Well, honestly, I don't listen to it. I mean, I may visit it for a brief moment here and there, but I haven't really given it a concentrated listen since I completed it over a year ago. But the times I have visited it and this refers to the previous question a bit, I have thought of it as a little bursting at the seams so to speak. I feel like I could have made tracks a little more friendly for our DJ friends by taking this out, or adding that part, or letting that part breath a little more. I think a good record can satisfy the experimental crowd and be easy and nice enough for a DJ to play. I don't think I did a good job with the latter. But I knew all of this going into Ape Masquerade for Musique Risquee. I think I did a lot better job satisfying both crowds – it's not perfect by any stretch, but being aware of what I didn't like about Silver Cites and working on this for Vincent & Marc, things became a little more as I had envisioned them.
Are you a full time musician?
No, I'm not. I work 40 hours a week. As much as I like making music, I'm sort of petrified of what would happen if my livelihood depended on it. I'm not at a point where I could even if I wanted to. Regardless, I would hate to think that I had to make a record to pay my rent. It would kind of steal music's sacredness for me. I find making music to be incredibly relaxing, a sort of escape from some of the stresses we all have as humans. If the situation were that it was a job, then I'm afraid music would become stressful, and I wouldn't want something like that happening.
You do livesets, what kind of hardware/software do you use?
For live performance I'm using Ableton Live.
Are you a deejay aswell?
Nope. I would like to find time to work on those skills, but there isn't enough time in the day for me to practice something like that, and I know it takes some practice. I thought I was going to devote myself to this a while back, but my computer started acting unfriendly, so I spent the money on a new one and passed on the DJ thing. But when I think if Djing there is really so much to learn. For example, I'm listening to a guy out of Minneapolis named, Jamespatrick. Now this guys sets are nothing short of mind-blowing, I mean with no software, he's making these tracks by artist we've all heard sound like full-on remixes. I can listen to an hour long set of his, with tracks I have already heard, and hear something new each time. I think that is the level of DJing I would like to be at, but this is something that would take years, and I guess I'm still learning music right now, so maybe after that.
What gives you inspiration for your music?
Probably other people's music. I have some very talented friends that often share their work with me. [a]pendics.shuffle, Caro, Jerry Abstract. I'm pretty lucky to be in Seattle to sort of suck in all of this creativity. Caro's full-length coming out in June really gave me a big boost to start some fresher stuff. PLUG: Get Caro's album – it's beautiful/weird/techno/house.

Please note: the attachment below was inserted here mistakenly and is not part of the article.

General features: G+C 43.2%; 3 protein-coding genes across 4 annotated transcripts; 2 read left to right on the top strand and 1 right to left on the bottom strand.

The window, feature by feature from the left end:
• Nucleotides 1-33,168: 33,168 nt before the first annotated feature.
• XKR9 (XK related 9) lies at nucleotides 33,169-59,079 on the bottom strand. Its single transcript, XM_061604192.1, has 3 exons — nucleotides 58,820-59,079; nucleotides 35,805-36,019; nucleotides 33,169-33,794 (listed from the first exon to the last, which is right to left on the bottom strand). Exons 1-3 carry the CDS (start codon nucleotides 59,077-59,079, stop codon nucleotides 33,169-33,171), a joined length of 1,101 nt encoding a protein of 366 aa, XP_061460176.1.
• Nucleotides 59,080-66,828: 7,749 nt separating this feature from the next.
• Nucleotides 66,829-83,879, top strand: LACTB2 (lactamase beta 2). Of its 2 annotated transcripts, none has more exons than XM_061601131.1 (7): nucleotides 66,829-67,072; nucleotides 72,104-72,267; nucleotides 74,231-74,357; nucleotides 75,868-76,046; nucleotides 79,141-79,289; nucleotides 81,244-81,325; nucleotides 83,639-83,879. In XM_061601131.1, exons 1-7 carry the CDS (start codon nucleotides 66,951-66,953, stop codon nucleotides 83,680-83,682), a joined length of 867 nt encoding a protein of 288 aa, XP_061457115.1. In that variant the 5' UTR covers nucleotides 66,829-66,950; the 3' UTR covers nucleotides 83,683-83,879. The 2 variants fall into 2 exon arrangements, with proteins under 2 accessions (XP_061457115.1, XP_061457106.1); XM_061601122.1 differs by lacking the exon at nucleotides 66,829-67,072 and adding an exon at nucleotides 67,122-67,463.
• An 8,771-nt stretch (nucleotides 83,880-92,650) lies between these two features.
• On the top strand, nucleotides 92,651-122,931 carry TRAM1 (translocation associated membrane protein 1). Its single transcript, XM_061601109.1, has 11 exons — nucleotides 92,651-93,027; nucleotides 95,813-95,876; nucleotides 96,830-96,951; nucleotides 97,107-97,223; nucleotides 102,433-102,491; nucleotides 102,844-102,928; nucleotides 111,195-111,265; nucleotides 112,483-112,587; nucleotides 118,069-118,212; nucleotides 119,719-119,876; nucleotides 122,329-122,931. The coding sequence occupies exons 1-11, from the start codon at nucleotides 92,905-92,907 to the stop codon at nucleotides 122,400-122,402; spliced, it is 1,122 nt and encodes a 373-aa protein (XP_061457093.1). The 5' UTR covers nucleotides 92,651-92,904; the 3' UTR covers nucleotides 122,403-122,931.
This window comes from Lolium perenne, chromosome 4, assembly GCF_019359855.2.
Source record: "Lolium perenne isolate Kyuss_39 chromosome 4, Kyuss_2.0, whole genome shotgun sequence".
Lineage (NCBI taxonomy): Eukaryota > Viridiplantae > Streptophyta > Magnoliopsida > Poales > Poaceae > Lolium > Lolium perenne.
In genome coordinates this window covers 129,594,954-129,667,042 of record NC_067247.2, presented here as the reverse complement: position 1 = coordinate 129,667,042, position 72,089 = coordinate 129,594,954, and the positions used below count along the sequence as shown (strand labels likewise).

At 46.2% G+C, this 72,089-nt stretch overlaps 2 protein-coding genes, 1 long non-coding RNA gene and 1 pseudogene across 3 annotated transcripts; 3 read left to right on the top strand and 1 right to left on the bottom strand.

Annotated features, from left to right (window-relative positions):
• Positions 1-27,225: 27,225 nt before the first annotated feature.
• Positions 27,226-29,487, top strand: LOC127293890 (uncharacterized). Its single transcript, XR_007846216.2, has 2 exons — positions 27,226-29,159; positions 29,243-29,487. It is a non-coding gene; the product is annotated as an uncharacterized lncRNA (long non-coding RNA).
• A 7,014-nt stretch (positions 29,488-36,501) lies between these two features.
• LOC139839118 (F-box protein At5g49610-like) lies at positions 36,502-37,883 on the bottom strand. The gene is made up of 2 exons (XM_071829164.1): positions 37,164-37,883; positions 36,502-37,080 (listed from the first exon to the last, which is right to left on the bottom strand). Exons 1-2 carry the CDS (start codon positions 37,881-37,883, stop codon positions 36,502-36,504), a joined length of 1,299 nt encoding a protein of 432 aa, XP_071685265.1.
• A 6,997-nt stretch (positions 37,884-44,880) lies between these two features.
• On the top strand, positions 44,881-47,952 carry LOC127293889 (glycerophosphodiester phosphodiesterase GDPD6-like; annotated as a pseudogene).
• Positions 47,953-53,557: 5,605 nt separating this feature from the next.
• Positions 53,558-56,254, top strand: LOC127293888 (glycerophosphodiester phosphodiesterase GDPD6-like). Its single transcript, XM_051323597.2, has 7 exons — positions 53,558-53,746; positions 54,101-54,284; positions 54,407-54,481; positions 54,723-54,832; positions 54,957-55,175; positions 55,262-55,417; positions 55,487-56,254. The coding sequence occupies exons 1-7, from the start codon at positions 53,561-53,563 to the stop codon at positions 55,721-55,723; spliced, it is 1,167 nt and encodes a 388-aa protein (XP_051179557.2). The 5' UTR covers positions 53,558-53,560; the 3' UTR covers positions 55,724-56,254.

What are the hotspot in Seattle.
Seattle – Hotspot? Haha. Seattle is pretty bad really. I mean there are a few people here doing one-off techno shows, and when they do them they are great, but there is not one great place to go to catch everything. There is one weekly here that is pretty consistent. They do pretty much all of the Orac shows. So, it's not like there is something cool happening every night, but things do happen, and when they do there is a decent turn-out. But Seattle is a huge indie rock city, and techno has really never been huge here, as far as I can tell.
Are drugged people a good crowed?
I have only played to one drugged out crowd, and they were great. I went on so late at night/early in the morning that it was definitely their energy keeping me alive. As a rule, though, I wouldn't know. If people wanna take drugs, or if drugs enhance their musical experience – cool. I have no preference as long as no one is throwing a tomato at my powerbook.
"Rich and famous"?
Can we skip that one? : )
When can we see you in Europe?
Well, very soon I hope. There has been talk a little bit here and there, but nothing definite. It's hard because I work a regular job, so trying to get to Europe after a series of records comes out is rough. I have to align all of this with my vacation time. If I could get a few interested people to agree on several dates it would be great. But that hasn't happened yet.
what did i forget to ask you?
I don't know – I think you covered it all.
Bruno Pronsato's liveset in Milwaukee's Mantra Lounge (03-25-2005) can be downloaded HERE
Steven, thanx again for the time you took answering these questions. If you ever get bored, visit your own website: http://www.undosounds.com